Tag Archive

profession

Ask a public historian: Paul Chaat Smith

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Photo credit: NMAI Photo Services, Smithsonian Institution

Paul Chaat Smith joined the Smithsonian’s National Museum of the American Indian in 2001, where he currently serves as associate curator. With Robert Warrior, he is the author of Like a Hurricane: The Indian Movement from Alcatraz to Wounded Knee (New Press, 1996), a standard text in Native Studies and American history courses. Read More

How historians work

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“History”  Photo credit Blacren

Historians often remark that we need to do a better job of letting others in on the ways we explore and understand the past. (That was the impetus for a thought-provoking series from The Public Historian and [email protected] a couple of years ago.) In a time when “alternate facts,” outright fabrications, and diametrically opposed versions of reality shape the American political landscape as perhaps seldom before, that task seems all the more urgent. Read More

The Careers in History Symposium: An NCPH Mini-Con

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Participants in the Networking Lightning Round during the Careers in History Symposium hosted by Indiana University–Purdue University Indianapolis. Photo credit: IU School of Liberal Arts at IUPUI

On Saturday, November 12, 2016 the National Council on Public History (NCPH) and the Indiana University–Purdue University Indianapolis (IUPUI) Public History MA program hosted over one hundred students and faculty from seven states in Indianapolis for our biennial Careers in History Symposium. Read More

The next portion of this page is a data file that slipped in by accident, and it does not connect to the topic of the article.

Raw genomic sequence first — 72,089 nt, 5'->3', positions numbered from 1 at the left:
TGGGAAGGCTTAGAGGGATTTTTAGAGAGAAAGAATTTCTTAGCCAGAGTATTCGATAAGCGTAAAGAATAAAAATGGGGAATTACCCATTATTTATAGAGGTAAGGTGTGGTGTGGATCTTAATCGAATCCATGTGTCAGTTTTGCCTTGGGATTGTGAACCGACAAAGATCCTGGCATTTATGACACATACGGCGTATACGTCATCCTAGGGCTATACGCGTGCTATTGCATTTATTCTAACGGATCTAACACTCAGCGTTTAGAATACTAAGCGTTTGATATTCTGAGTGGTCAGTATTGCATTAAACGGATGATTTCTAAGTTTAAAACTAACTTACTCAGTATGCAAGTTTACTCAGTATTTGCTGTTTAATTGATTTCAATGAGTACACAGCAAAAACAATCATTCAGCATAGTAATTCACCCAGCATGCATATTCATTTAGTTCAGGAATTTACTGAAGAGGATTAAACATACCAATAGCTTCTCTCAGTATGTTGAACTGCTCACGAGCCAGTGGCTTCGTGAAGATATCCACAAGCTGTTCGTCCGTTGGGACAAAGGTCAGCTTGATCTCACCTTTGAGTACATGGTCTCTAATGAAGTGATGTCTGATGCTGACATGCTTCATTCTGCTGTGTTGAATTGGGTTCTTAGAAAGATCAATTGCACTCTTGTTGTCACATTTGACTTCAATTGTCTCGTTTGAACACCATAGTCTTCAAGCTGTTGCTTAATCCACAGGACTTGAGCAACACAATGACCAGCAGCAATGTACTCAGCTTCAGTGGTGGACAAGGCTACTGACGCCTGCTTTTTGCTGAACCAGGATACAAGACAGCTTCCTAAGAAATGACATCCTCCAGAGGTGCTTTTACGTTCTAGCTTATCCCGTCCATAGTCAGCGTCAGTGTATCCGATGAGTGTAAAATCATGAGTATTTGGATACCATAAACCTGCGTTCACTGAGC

Top five posts of 2016

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reed-hamilton-screen-shotAs we mark the end of a tumultuous 2016 and begin what promises to be an eventful new year, [email protected]’s editors are reflecting on the posts that prompted the widest readership and dialogue among our community:

Annette Gordon Reed, Hamilton the Musical: Blacks and the Founding Fathers

Matthew Exline, Looking for a Job in Public History: An Outsider’s Perspective

Cathy Stanton, Does the National Park Service have a Culture Problem? Read More

Mass collaboration and historical synthesis in “The American Yawp”

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American Yawp home page. Screenshot courtesy Joseph Locke

“The American Yawp” home page. Screenshot courtesy Joseph Locke

The American Yawp, the profession’s first multi-authored open textbook, contains thirty chapters and almost 300,000 words. It covers everything from indigenous creation stories to Instagram. How, with historical input accelerating and the scope of scholarship expanding, could any individual or small group of historians hope to capture the breadth of American history and to do so as expansively as a textbook demands? Read More

Out of the academy and into public service: Changing expectations and new measures of success

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Emily McEwen as resource specialist, April 2015. Photo credit: Emily McEwen

In June 2014, when I finished my PhD in history, with a research emphasis in public history, I thought I was pretty hot stuff. And rightfully so. I had worked for eight long years slogging through coursework, exams, conference presentations, fellowship applications, TAships, a year of research, and a solid year and a half of dissertation writing to achieve my goal. Read More

Whither diversity?

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NCPH Diversity Task Force logo. Image credit: Kesha Bruce

NCPH Diversity Task Force logo. Image credit: Kesha Bruce

Ask people what diversity within an organization or institution means and you’ll get many answers–responses so disparate, you wonder how anyone can identify a common thread or focus.

In 2015, the National Council on Public History created a Diversity Task Force to address the paucity of professionals of color engaged in public history in general and NCPH in particular. Read More